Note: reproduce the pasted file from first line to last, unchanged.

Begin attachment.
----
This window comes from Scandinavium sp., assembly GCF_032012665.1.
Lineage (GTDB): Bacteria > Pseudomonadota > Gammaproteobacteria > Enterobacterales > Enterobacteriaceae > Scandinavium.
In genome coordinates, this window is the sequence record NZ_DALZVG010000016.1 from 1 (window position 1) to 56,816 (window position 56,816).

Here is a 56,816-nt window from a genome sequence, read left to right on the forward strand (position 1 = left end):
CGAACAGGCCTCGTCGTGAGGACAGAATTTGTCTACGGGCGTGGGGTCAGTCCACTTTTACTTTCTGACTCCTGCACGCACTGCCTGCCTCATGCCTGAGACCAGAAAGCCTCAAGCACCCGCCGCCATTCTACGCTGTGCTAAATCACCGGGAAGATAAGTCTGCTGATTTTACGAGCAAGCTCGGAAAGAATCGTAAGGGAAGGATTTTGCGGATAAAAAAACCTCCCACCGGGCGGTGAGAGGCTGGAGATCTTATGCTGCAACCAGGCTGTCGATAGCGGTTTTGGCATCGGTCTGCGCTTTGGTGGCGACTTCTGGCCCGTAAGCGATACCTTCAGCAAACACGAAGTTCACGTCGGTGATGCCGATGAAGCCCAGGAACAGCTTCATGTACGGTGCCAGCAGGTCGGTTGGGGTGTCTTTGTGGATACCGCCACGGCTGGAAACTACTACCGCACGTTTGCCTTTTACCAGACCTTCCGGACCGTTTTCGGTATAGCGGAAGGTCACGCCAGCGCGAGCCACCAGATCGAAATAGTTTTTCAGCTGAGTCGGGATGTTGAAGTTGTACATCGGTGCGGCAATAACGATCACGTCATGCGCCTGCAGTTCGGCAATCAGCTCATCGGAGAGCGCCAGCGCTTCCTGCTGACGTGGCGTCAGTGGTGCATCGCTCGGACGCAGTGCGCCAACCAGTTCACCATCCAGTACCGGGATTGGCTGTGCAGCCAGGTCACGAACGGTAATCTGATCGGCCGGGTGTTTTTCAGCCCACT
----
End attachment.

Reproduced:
This window comes from Scandinavium sp., assembly GCF_032012665.1.
Lineage (GTDB): Bacteria > Pseudomonadota > Gammaproteobacteria > Enterobacterales > Enterobacteriaceae > Scandinavium.
In genome coordinates, this window is the sequence record NZ_DALZVG010000016.1 from 1 (window position 1) to 56,816 (window position 56,816).

Here is a 56,816-nt window from a genome sequence, read left to right on the forward strand (position 1 = left end):
CGAACAGGCCTCGTCGTGAGGACAGAATTTGTCTACGGGCGTGGGGTCAGTCCACTTTTACTTTCTGACTCCTGCACGCACTGCCTGCCTCATGCCTGAGACCAGAAAGCCTCAAGCACCCGCCGCCATTCTACGCTGTGCTAAATCACCGGGAAGATAAGTCTGCTGATTTTACGAGCAAGCTCGGAAAGAATCGTAAGGGAAGGATTTTGCGGATAAAAAAACCTCCCACCGGGCGGTGAGAGGCTGGAGATCTTATGCTGCAACCAGGCTGTCGATAGCGGTTTTGGCATCGGTCTGCGCTTTGGTGGCGACTTCTGGCCCGTAAGCGATACCTTCAGCAAACACGAAGTTCACGTCGGTGATGCCGATGAAGCCCAGGAACAGCTTCATGTACGGTGCCAGCAGGTCGGTTGGGGTGTCTTTGTGGATACCGCCACGGCTGGAAACTACTACCGCACGTTTGCCTTTTACCAGACCTTCCGGACCGTTTTCGGTATAGCGGAAGGTCACGCCAGCGCGAGCCACCAGATCGAAATAGTTTTTCAGCTGAGTCGGGATGTTGAAGTTGTACATCGGTGCGGCAATAACGATCACGTCATGCGCCTGCAGTTCGGCAATCAGCTCATCGGAGAGCGCCAGCGCTTCCTGCTGACGTGGCGTCAGTGGTGCATCGCTCGGACGCAGTGCGCCAACCAGTTCACCATCCAGTACCGGGATTGGCTGTGCAGCCAGGTCACGAACGGTAATCTGATCGGCCGGGTGTTTTTCAGCCCACT